"Ultimately," says Maguire, "it's not about the building but the people who will come and our service to the city."

The Rev. Sid Fowler, First's transition minister, sees great opportunity for the congregation and the use of the building. He says the congregation is "listening to the building to see how God will use it" to move the church into new ministry areas.

"We're starting ministry in our new location with baptisms," says Fowler. "We'll have two infant baptisms at our first services in January. We're already beginning God's new call [to the congregation] with the celebration of new life."

A transition team has begun to identify other ministry opportunities. "We have a number of homeless people who are vital participants in the congregation," says Fowler. "We are listening to them to see how to be partners in ministry."

In addition to the listening and planning sessions, Fowler says the congregation will offer "curious Wednesdays" that invite people passing by to come in and look the church over. He also plans to convene ecumenical and interfaith groups to explore emerging models of urban ministry with members of First.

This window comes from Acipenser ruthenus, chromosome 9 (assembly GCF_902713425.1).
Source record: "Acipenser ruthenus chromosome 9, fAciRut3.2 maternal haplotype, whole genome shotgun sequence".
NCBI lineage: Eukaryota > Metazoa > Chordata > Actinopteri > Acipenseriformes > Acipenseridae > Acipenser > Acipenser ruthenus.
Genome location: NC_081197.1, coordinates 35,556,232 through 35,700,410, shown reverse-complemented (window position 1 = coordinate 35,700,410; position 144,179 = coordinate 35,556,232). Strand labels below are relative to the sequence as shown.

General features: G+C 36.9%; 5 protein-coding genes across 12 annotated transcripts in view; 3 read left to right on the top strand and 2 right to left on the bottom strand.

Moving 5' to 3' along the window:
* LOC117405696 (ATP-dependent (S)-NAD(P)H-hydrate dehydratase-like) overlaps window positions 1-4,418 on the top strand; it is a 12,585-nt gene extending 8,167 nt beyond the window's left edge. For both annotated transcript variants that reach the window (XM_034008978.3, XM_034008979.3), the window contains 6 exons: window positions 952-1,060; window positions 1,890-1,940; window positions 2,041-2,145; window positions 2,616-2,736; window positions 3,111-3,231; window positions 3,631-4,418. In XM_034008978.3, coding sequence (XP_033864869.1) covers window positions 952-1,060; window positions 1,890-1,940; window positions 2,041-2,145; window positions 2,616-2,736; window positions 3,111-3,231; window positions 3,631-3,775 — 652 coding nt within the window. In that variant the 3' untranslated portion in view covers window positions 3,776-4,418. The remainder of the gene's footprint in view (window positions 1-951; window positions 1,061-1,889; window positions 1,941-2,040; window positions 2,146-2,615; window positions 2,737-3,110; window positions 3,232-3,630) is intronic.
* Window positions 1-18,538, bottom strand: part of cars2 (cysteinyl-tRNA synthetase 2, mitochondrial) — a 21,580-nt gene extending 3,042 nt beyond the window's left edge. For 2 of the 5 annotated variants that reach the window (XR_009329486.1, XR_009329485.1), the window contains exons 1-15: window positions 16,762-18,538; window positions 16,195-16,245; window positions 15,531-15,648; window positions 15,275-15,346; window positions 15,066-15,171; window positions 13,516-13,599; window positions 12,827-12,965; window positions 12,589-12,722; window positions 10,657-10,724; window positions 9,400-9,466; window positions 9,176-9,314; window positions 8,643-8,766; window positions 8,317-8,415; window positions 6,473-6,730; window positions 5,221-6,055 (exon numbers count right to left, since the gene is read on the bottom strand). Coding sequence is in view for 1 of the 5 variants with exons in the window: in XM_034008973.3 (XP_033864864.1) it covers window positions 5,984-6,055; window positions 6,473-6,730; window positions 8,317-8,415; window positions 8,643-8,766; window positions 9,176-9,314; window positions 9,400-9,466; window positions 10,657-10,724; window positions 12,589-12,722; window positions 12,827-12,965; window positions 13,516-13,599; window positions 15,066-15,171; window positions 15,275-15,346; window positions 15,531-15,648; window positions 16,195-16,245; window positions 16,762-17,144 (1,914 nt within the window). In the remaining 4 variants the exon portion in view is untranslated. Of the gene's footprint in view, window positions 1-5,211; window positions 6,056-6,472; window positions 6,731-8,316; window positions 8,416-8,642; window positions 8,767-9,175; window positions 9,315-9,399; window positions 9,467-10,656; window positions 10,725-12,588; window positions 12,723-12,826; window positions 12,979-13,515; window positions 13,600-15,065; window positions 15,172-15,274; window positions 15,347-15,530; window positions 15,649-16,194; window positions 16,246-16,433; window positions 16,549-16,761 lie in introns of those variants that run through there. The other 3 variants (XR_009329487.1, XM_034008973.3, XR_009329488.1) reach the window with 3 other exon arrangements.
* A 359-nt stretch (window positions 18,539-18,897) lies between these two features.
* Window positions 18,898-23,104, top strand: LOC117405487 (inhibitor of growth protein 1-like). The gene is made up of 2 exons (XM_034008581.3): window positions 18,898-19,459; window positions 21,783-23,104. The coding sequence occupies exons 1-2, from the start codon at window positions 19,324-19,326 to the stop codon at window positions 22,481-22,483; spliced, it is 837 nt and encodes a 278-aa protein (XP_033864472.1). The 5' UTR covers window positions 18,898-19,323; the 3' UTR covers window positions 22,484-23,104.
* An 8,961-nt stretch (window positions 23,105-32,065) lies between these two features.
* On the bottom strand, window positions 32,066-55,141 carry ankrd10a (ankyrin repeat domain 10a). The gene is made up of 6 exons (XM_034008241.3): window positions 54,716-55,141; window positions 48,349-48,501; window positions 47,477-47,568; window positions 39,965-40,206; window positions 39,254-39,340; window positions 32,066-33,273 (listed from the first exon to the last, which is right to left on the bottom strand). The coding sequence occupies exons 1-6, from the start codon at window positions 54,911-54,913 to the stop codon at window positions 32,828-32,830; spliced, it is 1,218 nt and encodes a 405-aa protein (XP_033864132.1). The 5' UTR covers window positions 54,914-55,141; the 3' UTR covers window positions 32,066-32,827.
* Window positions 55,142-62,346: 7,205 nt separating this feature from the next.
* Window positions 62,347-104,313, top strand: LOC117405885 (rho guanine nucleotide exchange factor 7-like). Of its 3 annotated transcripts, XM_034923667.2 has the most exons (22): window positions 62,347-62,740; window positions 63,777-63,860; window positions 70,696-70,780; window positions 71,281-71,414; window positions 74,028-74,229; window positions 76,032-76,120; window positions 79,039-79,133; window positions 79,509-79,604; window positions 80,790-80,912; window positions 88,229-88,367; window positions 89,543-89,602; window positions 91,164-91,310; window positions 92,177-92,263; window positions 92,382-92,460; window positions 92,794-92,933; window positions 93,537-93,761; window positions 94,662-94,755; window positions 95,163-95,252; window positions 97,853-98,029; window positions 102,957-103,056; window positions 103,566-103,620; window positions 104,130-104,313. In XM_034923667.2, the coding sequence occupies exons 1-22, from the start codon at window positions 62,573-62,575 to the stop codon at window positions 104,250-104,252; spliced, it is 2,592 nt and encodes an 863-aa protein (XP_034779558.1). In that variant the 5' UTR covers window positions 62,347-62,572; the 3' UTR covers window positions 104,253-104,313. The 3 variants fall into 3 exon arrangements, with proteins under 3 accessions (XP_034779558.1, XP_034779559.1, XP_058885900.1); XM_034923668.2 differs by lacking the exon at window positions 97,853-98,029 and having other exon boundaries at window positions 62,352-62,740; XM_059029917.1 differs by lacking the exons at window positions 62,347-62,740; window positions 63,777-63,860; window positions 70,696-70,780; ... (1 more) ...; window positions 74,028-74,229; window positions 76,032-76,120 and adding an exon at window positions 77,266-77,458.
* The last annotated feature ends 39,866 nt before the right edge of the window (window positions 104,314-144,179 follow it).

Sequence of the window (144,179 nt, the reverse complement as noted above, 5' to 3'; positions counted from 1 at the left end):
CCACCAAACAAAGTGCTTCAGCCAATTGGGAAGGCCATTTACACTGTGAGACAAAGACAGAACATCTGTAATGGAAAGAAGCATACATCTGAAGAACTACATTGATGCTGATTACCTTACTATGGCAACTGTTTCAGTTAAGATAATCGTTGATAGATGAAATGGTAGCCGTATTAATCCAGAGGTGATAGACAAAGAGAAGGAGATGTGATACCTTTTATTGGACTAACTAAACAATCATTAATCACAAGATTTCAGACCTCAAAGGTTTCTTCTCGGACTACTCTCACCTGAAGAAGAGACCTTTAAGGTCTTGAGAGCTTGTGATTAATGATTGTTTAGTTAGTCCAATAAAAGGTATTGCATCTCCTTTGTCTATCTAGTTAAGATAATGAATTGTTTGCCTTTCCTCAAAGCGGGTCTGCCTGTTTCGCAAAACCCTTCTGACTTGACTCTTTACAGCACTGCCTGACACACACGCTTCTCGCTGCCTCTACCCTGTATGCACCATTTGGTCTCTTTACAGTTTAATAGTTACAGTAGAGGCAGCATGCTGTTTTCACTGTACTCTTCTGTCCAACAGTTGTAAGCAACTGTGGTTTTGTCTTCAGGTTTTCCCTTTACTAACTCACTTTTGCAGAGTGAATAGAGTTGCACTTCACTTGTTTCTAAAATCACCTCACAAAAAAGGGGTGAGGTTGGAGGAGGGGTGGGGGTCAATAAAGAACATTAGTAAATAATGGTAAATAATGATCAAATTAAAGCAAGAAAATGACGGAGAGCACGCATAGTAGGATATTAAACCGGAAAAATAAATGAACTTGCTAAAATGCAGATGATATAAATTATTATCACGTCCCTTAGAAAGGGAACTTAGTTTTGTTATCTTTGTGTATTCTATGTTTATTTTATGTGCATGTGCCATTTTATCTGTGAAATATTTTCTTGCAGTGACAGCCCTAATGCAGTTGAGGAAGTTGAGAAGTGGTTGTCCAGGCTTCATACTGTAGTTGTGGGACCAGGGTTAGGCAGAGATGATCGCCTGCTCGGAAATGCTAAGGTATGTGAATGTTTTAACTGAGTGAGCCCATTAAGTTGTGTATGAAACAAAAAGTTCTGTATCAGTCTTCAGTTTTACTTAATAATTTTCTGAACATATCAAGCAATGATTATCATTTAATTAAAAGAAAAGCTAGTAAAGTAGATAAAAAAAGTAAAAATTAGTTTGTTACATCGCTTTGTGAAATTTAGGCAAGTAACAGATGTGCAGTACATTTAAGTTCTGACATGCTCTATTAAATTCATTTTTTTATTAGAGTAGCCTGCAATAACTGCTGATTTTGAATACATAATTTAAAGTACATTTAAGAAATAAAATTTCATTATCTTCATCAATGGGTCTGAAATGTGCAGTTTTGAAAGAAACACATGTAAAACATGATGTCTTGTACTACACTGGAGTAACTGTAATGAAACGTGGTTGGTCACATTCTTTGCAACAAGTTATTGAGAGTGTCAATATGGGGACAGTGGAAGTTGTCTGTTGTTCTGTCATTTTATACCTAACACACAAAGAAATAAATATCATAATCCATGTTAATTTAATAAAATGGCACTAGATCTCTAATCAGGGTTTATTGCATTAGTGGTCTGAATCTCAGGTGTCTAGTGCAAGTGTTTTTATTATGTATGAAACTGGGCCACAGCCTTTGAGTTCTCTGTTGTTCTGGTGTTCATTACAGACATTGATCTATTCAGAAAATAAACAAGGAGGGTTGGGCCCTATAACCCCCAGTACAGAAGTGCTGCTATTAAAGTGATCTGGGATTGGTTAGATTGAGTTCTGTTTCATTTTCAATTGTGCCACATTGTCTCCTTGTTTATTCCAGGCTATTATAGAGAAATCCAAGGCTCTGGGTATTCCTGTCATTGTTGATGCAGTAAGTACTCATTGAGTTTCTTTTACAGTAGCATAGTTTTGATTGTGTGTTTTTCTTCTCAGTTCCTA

"This church has stood on this ground since the 1860s," concludes Fowler. "We're very aware of the ground we're building on and plan to honor the voices of the saints who have gone before us."

Details of the 188,000 square foot building include:

  • Gold LEED environmental sustainability certification
  • 90 percent of original church materials reused/recycled in new construction
  • 6,195 square foot green roof
  • Universal accessibility design allows full access to entire building
  • 24,000 square foot church space accommodates main sanctuary, small worship spaces, classrooms, offices and meeting facilities with commercial kitchen
  • Located next to the historic Martin Luther King, Jr. Memorial Library, the building maintains the "look and feel" of the neighborhood.

A dedication service for the new facility will be held February 26, 2012 at 3:30pm. The congregation has extended an invitation to any who would like to attend the service at which the Rev. Geoffrey A. Black, UCC general minister and president, and others will be on hand to mark a significant day in the life of this historic UCC church.